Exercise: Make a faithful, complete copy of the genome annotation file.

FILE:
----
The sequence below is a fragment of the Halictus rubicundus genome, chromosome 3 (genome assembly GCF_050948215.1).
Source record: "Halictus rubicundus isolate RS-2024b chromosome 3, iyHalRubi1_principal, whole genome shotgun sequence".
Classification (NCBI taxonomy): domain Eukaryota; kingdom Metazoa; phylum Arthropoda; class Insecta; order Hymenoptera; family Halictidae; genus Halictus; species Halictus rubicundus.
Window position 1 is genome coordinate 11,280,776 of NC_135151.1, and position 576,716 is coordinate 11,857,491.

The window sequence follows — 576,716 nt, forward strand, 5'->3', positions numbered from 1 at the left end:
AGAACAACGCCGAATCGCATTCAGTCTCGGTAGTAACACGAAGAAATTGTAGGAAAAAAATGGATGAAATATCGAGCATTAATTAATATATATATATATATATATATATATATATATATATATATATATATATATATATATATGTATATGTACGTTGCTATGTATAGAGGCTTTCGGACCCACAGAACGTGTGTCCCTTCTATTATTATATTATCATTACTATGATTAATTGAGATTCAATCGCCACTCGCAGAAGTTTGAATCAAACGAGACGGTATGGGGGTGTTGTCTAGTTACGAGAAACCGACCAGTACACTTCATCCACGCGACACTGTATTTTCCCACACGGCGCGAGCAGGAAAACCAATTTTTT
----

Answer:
The sequence below is a fragment of the Halictus rubicundus genome, chromosome 3 (genome assembly GCF_050948215.1).
Source record: "Halictus rubicundus isolate RS-2024b chromosome 3, iyHalRubi1_principal, whole genome shotgun sequence".
Classification (NCBI taxonomy): domain Eukaryota; kingdom Metazoa; phylum Arthropoda; class Insecta; order Hymenoptera; family Halictidae; genus Halictus; species Halictus rubicundus.
Window position 1 is genome coordinate 11,280,776 of NC_135151.1, and position 576,716 is coordinate 11,857,491.

The window sequence follows — 576,716 nt, forward strand, 5'->3', positions numbered from 1 at the left end:
AGAACAACGCCGAATCGCATTCAGTCTCGGTAGTAACACGAAGAAATTGTAGGAAAAAAATGGATGAAATATCGAGCATTAATTAATATATATATATATATATATATATATATATATATATATATATATATATATATATATATGTATATGTACGTTGCTATGTATAGAGGCTTTCGGACCCACAGAACGTGTGTCCCTTCTATTATTATATTATCATTACTATGATTAATTGAGATTCAATCGCCACTCGCAGAAGTTTGAATCAAACGAGACGGTATGGGGGTGTTGTCTAGTTACGAGAAACCGACCAGTACACTTCATCCACGCGACACTGTATTTTCCCACACGGCGCGAGCAGGAAAACCAATTTTTT